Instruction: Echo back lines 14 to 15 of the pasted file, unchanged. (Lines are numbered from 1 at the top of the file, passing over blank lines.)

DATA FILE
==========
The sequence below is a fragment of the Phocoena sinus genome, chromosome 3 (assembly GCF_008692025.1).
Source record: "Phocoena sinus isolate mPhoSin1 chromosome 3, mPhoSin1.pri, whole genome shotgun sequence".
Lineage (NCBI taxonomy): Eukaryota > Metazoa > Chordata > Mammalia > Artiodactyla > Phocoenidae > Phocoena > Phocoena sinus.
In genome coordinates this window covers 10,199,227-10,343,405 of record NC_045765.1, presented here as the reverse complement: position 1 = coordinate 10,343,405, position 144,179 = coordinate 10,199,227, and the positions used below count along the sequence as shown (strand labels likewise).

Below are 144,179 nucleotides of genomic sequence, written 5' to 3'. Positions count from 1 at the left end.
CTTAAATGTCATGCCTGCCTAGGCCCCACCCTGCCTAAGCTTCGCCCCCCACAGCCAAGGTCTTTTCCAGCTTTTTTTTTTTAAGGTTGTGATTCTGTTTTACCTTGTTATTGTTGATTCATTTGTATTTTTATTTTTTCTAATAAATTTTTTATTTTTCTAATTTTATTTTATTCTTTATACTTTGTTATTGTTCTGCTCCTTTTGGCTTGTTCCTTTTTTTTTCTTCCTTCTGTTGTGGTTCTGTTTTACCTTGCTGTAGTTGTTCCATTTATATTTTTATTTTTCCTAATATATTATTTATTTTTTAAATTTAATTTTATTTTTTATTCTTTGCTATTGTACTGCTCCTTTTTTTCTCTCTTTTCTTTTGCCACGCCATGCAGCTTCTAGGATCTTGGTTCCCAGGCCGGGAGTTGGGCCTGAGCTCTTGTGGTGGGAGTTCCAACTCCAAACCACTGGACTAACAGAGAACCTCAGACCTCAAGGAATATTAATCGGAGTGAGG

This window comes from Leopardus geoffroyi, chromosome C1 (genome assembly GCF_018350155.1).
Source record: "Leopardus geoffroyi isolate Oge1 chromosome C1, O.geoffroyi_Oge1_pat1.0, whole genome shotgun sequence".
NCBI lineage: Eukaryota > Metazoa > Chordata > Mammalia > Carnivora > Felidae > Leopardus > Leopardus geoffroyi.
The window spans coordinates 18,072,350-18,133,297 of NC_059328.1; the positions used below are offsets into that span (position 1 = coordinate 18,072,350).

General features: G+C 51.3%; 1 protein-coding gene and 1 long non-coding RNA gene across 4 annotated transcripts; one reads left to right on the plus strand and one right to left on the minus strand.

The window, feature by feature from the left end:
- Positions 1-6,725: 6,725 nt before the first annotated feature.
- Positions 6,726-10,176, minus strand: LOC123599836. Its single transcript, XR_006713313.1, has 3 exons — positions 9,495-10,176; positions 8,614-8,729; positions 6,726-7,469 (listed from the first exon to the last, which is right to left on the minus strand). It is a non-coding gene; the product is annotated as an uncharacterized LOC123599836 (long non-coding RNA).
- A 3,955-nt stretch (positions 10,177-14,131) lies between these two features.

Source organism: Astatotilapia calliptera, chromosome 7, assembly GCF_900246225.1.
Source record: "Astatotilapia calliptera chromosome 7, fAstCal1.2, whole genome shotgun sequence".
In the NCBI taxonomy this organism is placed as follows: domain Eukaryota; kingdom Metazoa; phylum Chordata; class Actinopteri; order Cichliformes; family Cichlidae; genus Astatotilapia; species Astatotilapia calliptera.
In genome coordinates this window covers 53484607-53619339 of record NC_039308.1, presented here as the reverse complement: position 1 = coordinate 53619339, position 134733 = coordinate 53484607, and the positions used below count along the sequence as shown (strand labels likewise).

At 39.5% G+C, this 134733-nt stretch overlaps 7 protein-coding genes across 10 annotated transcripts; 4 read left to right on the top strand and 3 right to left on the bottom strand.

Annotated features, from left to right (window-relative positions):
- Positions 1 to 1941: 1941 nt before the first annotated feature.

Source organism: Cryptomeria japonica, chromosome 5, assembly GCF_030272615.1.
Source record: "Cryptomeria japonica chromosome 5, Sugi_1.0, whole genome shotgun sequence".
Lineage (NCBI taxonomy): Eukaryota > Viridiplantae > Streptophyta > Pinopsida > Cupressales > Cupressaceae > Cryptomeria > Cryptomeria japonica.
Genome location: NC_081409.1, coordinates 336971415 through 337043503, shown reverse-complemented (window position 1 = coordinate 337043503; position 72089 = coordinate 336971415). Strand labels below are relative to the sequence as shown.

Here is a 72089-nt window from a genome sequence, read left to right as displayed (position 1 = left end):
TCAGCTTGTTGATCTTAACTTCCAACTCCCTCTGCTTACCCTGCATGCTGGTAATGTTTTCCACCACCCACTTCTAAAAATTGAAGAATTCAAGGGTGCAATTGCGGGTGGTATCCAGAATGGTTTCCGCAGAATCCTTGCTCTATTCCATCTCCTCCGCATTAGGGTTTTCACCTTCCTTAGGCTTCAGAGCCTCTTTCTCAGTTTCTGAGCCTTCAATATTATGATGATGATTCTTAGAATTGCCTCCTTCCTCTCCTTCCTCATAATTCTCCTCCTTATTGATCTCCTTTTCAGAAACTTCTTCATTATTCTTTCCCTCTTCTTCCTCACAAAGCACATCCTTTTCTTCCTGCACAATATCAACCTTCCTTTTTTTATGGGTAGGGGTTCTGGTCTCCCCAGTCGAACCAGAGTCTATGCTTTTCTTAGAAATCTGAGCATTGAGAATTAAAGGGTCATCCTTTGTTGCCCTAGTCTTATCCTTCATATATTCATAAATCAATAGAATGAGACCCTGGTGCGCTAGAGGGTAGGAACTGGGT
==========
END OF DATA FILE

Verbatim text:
- Positions 6,726-10,176, minus strand: LOC123599836. Its single transcript, XR_006713313.1, has 3 exons — positions 9,495-10,176; positions 8,614-8,729; positions 6,726-7,469 (listed from the first exon to the last, which is right to left on the minus strand). It is a non-coding gene; the product is annotated as an uncharacterized LOC123599836 (long non-coding RNA).
- A 3,955-nt stretch (positions 10,177-14,131) lies between these two features.